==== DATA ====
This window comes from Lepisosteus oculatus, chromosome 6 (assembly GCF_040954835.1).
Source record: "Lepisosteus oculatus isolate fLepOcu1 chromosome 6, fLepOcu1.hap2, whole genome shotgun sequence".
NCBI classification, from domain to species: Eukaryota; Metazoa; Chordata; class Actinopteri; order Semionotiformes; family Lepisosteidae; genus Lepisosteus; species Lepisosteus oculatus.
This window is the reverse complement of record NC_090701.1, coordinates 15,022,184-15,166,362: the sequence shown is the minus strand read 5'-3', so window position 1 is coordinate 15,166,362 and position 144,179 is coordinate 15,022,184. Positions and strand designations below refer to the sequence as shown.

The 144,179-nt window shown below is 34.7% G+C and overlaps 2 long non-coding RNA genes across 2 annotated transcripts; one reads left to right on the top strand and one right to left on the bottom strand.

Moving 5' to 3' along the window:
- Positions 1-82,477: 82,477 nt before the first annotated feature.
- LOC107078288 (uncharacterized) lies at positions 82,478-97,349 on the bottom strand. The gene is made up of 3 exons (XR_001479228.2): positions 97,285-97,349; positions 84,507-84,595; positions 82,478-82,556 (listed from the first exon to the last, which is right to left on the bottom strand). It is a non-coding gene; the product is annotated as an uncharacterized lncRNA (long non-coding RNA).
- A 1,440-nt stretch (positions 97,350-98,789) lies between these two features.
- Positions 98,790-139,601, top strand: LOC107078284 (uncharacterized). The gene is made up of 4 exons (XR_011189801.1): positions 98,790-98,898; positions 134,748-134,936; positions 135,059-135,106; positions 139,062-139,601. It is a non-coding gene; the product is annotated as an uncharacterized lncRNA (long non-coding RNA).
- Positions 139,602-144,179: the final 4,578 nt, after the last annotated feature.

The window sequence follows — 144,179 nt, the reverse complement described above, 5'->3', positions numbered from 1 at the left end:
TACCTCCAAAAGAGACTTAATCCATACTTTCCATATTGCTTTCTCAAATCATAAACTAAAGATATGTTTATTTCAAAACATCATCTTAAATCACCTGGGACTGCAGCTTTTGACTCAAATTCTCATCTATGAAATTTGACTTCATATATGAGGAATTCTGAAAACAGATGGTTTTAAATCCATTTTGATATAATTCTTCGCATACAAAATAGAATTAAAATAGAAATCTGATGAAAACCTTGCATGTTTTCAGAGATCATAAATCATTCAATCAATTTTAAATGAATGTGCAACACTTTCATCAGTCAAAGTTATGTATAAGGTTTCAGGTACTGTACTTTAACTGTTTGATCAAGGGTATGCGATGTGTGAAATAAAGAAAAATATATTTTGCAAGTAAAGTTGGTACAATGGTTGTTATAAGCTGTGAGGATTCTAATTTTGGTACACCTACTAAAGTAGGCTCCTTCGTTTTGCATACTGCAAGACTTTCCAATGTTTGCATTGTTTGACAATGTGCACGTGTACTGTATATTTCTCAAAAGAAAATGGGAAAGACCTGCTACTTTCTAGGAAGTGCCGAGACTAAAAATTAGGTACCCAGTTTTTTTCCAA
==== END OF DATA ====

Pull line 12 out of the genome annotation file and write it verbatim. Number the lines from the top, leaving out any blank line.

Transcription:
The window sequence follows — 144,179 nt, the reverse complement described above, 5'->3', positions numbered from 1 at the left end: